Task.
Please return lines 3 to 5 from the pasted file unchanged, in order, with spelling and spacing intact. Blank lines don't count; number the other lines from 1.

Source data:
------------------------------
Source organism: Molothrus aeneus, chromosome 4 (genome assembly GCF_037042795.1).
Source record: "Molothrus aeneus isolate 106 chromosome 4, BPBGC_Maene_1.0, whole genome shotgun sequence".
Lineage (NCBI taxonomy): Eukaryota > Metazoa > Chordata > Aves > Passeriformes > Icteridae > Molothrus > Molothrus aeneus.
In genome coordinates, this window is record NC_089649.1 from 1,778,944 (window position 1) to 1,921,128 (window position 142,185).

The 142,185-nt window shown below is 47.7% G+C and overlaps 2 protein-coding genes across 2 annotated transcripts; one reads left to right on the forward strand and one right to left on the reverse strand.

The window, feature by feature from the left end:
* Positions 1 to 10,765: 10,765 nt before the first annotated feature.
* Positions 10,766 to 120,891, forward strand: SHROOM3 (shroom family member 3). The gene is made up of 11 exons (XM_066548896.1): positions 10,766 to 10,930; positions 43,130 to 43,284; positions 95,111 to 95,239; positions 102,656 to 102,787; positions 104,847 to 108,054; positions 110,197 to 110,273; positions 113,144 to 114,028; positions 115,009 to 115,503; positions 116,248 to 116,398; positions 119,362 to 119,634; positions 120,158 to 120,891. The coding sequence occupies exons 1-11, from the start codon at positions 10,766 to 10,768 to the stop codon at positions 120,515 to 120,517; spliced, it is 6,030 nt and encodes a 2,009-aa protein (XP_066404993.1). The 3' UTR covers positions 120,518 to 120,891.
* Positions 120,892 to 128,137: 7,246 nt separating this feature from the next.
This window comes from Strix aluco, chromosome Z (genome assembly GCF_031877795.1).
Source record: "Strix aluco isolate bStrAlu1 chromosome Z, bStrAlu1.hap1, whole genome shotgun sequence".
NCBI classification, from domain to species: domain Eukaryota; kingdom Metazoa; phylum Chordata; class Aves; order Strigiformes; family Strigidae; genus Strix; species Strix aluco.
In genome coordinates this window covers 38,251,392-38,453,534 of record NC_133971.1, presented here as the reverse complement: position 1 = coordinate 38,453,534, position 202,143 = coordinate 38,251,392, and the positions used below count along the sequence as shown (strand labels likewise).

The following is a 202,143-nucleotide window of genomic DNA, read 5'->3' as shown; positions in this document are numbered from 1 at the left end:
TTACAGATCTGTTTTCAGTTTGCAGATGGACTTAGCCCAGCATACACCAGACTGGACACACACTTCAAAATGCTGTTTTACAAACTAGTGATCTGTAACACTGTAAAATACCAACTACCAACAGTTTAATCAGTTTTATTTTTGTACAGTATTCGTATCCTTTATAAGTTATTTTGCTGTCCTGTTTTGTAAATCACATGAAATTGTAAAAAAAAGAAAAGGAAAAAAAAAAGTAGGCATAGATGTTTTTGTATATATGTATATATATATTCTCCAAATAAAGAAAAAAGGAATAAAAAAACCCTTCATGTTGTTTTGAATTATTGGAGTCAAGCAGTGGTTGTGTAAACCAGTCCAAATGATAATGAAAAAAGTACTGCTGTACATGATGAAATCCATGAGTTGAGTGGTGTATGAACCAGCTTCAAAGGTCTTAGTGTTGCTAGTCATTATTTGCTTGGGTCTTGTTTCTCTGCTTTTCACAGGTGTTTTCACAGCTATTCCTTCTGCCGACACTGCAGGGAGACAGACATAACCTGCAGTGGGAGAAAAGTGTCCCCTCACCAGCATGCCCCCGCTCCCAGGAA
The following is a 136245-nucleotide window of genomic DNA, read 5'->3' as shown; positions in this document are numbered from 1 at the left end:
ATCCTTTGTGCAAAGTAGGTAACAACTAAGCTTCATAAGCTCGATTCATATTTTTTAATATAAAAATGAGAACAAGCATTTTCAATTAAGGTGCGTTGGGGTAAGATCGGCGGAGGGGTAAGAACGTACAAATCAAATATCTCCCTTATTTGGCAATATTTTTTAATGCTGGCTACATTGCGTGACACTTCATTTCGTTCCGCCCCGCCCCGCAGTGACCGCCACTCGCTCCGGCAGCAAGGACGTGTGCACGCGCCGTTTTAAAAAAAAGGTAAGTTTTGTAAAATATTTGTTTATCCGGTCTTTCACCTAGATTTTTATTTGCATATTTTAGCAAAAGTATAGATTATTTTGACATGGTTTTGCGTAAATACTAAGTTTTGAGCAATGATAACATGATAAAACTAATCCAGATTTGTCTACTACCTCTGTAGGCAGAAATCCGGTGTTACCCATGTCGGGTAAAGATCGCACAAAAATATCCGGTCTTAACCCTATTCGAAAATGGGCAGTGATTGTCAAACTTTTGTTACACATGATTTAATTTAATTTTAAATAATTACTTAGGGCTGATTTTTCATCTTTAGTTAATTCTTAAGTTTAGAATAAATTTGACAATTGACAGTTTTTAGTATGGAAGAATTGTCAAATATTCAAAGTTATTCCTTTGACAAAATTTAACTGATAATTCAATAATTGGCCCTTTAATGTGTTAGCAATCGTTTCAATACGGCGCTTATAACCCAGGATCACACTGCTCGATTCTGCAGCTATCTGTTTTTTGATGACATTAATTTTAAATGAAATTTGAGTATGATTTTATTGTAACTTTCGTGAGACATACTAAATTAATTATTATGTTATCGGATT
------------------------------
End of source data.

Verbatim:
Lineage (NCBI taxonomy): Eukaryota > Metazoa > Chordata > Aves > Passeriformes > Icteridae > Molothrus > Molothrus aeneus.
In genome coordinates, this window is record NC_089649.1 from 1,778,944 (window position 1) to 1,921,128 (window position 142,185).

The 142,185-nt window shown below is 47.7% G+C and overlaps 2 protein-coding genes across 2 annotated transcripts; one reads left to right on the forward strand and one right to left on the reverse strand.